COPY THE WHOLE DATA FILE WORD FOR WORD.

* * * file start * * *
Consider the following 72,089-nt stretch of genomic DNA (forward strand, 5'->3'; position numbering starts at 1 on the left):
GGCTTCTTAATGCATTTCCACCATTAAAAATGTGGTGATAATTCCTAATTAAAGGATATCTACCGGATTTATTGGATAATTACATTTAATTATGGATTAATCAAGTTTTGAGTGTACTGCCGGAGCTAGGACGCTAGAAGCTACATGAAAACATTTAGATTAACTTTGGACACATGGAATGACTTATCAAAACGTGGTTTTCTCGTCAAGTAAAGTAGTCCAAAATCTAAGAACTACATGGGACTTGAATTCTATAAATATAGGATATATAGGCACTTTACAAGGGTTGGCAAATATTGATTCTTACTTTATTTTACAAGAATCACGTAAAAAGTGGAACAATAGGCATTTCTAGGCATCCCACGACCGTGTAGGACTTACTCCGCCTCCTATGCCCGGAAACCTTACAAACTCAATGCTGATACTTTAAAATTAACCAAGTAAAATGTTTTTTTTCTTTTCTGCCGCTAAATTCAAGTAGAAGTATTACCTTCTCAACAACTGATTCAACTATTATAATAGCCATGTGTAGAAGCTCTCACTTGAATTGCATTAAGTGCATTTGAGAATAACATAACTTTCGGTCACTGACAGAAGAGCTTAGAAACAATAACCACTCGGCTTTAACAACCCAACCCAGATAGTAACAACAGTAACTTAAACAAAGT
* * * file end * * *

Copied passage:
Consider the following 72,089-nt stretch of genomic DNA (forward strand, 5'->3'; position numbering starts at 1 on the left):
GGCTTCTTAATGCATTTCCACCATTAAAAATGTGGTGATAATTCCTAATTAAAGGATATCTACCGGATTTATTGGATAATTACATTTAATTATGGATTAATCAAGTTTTGAGTGTACTGCCGGAGCTAGGACGCTAGAAGCTACATGAAAACATTTAGATTAACTTTGGACACATGGAATGACTTATCAAAACGTGGTTTTCTCGTCAAGTAAAGTAGTCCAAAATCTAAGAACTACATGGGACTTGAATTCTATAAATATAGGATATATAGGCACTTTACAAGGGTTGGCAAATATTGATTCTTACTTTATTTTACAAGAATCACGTAAAAAGTGGAACAATAGGCATTTCTAGGCATCCCACGACCGTGTAGGACTTACTCCGCCTCCTATGCCCGGAAACCTTACAAACTCAATGCTGATACTTTAAAATTAACCAAGTAAAATGTTTTTTTTCTTTTCTGCCGCTAAATTCAAGTAGAAGTATTACCTTCTCAACAACTGATTCAACTATTATAATAGCCATGTGTAGAAGCTCTCACTTGAATTGCATTAAGTGCATTTGAGAATAACATAACTTTCGGTCACTGACAGAAGAGCTTAGAAACAATAACCACTCGGCTTTAACAACCCAACCCAGATAGTAACAACAGTAACTTAAACAAAGT